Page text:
At Greylake we have had some lovely sightings of hares, water rails, redshank and a pair of cranes flying over the hide and landing just out of sight. Lapwing, snipe and various ducks can be seen within close proximity to the hide. Listen out for redshank calling and watch bearded tit feeding in the reed beds. There have been at least 5 great white egrets on the reserve. This last week or two has seen the reserve getting wetter and wetter though and we're desperately trying to offload some of the water. This will definitely delay the breeding season for some of our birds.

Greylake looking a bit on the damp side, but beautiful (David Miller)

On our March survey we had an exciting encounter with an otter fishing whilst completing Wetland Bird Counts. Curlews can be heard 'bubbling' across the moors now - the UK is an internationally important country for both breeding and wintering populations. An exciting curlew project is currently being undertaken in conjunction with the RSPB curlew recovery programme to look at their distribution across the Somerset levels and moors.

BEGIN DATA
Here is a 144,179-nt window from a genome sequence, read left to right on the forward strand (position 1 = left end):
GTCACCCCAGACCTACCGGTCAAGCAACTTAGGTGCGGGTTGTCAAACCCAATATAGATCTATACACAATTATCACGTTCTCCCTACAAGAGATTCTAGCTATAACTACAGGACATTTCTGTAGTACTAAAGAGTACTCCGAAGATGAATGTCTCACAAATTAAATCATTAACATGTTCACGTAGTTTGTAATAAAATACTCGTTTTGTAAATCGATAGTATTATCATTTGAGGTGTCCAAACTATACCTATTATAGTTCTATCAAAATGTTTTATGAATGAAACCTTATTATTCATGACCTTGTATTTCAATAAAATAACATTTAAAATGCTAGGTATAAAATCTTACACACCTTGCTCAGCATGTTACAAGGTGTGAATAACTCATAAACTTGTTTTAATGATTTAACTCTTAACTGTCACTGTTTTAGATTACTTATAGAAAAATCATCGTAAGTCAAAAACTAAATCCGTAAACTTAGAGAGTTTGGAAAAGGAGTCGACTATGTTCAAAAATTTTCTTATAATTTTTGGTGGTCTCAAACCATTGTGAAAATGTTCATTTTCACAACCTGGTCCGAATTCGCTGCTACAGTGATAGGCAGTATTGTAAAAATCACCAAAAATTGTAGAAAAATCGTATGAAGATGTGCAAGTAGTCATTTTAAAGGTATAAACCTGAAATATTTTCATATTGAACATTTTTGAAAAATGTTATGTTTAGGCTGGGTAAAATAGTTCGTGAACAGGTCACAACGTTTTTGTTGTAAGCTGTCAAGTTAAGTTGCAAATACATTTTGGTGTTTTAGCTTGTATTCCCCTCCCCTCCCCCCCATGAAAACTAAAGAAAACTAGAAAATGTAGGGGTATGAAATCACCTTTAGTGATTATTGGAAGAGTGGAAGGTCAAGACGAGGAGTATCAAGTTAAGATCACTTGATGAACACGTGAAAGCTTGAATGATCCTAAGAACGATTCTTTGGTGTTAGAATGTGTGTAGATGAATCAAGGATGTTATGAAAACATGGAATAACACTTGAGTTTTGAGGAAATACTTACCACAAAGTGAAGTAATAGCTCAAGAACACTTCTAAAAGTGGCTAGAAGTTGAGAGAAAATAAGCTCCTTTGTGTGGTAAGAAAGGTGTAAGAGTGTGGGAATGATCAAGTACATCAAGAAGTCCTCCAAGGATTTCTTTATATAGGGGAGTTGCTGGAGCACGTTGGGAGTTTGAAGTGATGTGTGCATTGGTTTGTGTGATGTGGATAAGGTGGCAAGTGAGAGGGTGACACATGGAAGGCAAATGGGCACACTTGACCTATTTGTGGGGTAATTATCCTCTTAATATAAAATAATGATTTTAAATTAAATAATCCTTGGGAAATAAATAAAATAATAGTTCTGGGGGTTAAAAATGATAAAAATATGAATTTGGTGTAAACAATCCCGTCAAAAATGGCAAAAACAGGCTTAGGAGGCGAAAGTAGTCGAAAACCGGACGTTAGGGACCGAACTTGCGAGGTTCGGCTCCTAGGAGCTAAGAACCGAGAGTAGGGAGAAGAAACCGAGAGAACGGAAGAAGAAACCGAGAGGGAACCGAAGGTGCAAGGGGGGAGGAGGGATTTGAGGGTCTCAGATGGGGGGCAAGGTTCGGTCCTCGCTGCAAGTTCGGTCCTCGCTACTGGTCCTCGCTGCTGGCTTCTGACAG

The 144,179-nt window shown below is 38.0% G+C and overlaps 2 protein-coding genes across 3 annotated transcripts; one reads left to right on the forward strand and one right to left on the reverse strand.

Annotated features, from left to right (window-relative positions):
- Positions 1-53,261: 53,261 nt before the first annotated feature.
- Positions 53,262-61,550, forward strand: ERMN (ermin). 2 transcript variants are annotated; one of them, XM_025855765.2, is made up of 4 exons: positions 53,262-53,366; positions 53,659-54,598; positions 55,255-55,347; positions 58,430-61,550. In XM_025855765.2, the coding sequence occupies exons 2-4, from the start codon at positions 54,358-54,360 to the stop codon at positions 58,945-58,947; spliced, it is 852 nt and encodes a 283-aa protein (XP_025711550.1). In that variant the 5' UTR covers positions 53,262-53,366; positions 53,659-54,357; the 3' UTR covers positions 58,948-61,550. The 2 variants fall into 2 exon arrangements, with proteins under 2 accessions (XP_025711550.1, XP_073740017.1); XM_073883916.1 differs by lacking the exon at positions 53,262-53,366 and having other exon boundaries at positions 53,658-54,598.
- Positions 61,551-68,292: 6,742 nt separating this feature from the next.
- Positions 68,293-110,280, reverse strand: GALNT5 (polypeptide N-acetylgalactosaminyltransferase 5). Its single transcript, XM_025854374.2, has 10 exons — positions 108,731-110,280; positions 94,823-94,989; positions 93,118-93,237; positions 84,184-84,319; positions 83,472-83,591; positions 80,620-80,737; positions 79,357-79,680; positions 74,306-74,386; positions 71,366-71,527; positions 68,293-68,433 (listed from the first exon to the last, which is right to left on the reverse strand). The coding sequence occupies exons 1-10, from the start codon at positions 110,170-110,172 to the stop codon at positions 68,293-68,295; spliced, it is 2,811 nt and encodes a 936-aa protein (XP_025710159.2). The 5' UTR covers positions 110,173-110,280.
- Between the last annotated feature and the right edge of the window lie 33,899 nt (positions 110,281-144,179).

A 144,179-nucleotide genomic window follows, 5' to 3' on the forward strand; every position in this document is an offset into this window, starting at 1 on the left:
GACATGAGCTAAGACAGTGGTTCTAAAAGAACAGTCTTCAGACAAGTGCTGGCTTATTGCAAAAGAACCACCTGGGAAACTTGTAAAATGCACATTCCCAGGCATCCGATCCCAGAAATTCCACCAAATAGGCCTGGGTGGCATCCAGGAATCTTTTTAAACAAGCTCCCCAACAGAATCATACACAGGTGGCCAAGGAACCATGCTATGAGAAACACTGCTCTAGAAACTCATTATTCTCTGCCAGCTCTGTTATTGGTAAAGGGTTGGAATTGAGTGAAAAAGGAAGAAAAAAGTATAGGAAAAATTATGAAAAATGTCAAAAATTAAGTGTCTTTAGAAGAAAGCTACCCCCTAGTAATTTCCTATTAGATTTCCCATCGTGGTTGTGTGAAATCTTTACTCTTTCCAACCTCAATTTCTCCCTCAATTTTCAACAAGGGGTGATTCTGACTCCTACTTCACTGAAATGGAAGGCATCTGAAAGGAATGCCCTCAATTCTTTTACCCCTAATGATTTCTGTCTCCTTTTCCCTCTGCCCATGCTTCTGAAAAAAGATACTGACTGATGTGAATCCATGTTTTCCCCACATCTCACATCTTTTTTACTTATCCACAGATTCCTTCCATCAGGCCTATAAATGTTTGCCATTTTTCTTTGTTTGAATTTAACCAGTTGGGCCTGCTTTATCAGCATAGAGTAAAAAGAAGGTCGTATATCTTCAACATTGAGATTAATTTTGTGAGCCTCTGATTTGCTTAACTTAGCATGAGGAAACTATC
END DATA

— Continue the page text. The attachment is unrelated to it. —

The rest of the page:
We have been making excellent progress coppicing hazel at Chilly Copse (Fivehead) thanks to the dedication and enthusiasm of our excellent day volunteers. We have connected two small coppice plots to create a larger one and over time the wide variety of age structures we are creating will improve the woodland for dormice, ground nesting birds and invertebrates, particular butterflies and moths which require a wide variety of food plants and pupation sites. The extra light will give a big boost to the woodland flowers too. Elsewhere we've been planting saplings (mainly blackthorn) in to the gaps of the hedges we've been laying to keep the site in good condition for brown hairsteaks.

Finally come along and visit Swell Wood, the largest heronry in the South West to see over 100 herons nesting in the spring. There are no young yet as the cold weather has set them back a bit. This morning we saw for the first time that little egrets have returned to the heronry.  It is also worth taking a walk along the woodland trails for the excellent views across the Somerset levels and moors.